3:3 Never tire of loyalty and kindness. Hold these virtues tightly. Write them deep within your heart.

It may surprise you, but most inactive patients still see you as their chiropractor. Do you see them as a patient? It's tempting to abandon patients who are in the dormant phase of their relationship, but the true test of a practice is maintaining a connection with those you've helped in the past.

A birthday (one of the two times each year a patient is likely to think about their health) is the most obvious opportunity. As patients age, they get fewer birthday greetings, so your thoughtfulness can have high impact.

Exhibit kindness by acknowledging them without a direct overture to resume care. You're merely keeping in touch, letting them know that they're on your mind and you still see them as part of your practice family. Consider using our Relief & Wellness patient newsletter, our wide range of postcards and 50 Patient Letters to demonstrate your loyalty.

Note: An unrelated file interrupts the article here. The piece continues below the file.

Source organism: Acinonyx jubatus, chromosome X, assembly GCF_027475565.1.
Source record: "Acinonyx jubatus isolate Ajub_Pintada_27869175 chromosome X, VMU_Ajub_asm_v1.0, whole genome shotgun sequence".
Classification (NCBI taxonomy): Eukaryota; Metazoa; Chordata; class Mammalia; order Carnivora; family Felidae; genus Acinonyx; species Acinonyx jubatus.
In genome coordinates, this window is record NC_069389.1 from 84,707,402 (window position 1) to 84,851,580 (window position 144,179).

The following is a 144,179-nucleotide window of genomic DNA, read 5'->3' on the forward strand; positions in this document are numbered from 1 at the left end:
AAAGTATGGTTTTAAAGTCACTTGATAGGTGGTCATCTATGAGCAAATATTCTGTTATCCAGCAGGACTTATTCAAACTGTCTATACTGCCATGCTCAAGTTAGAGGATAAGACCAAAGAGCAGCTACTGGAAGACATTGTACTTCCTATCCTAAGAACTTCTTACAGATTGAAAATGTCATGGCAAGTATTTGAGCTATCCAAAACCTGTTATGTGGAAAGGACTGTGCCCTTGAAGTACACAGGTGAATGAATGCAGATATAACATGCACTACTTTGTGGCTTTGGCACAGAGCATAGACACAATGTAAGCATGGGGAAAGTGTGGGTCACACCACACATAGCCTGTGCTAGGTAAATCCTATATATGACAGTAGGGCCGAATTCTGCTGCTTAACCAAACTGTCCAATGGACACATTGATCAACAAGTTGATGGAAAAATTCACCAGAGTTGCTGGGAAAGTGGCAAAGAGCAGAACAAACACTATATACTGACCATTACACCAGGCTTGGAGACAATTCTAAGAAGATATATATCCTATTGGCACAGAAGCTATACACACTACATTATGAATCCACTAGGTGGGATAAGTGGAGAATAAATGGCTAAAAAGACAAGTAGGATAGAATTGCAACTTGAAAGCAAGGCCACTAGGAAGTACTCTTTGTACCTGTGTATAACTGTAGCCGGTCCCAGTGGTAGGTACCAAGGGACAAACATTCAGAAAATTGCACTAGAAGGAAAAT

Where Did All the Chiropractors Go?

Would you go to jail for chiropractic?I applaud Greg Stanley for so eloquently expressing a growing tension felt by many practitioners in his recent Dynamic Chiropractic article “The Sustainability of Chiropractic” Greg is a fellow non-DC, spending a similar amount of his life in service to the chiropractic profession. He may have overlooked an important distinction in his assertion that we may have an oversupply of DCs.

There may be too many DCs. But there are far too few chiropractors.

Continue reading "Where Did All the Chiropractors Go?" »

About August 2007

This page contains all entries posted to Chiropractic Practice Blog in August 2007. They are listed from oldest to newest.

July 2007 is the previous archive.

September 2007 is the next archive.

Many more can be found on the main index page or by looking through the archives.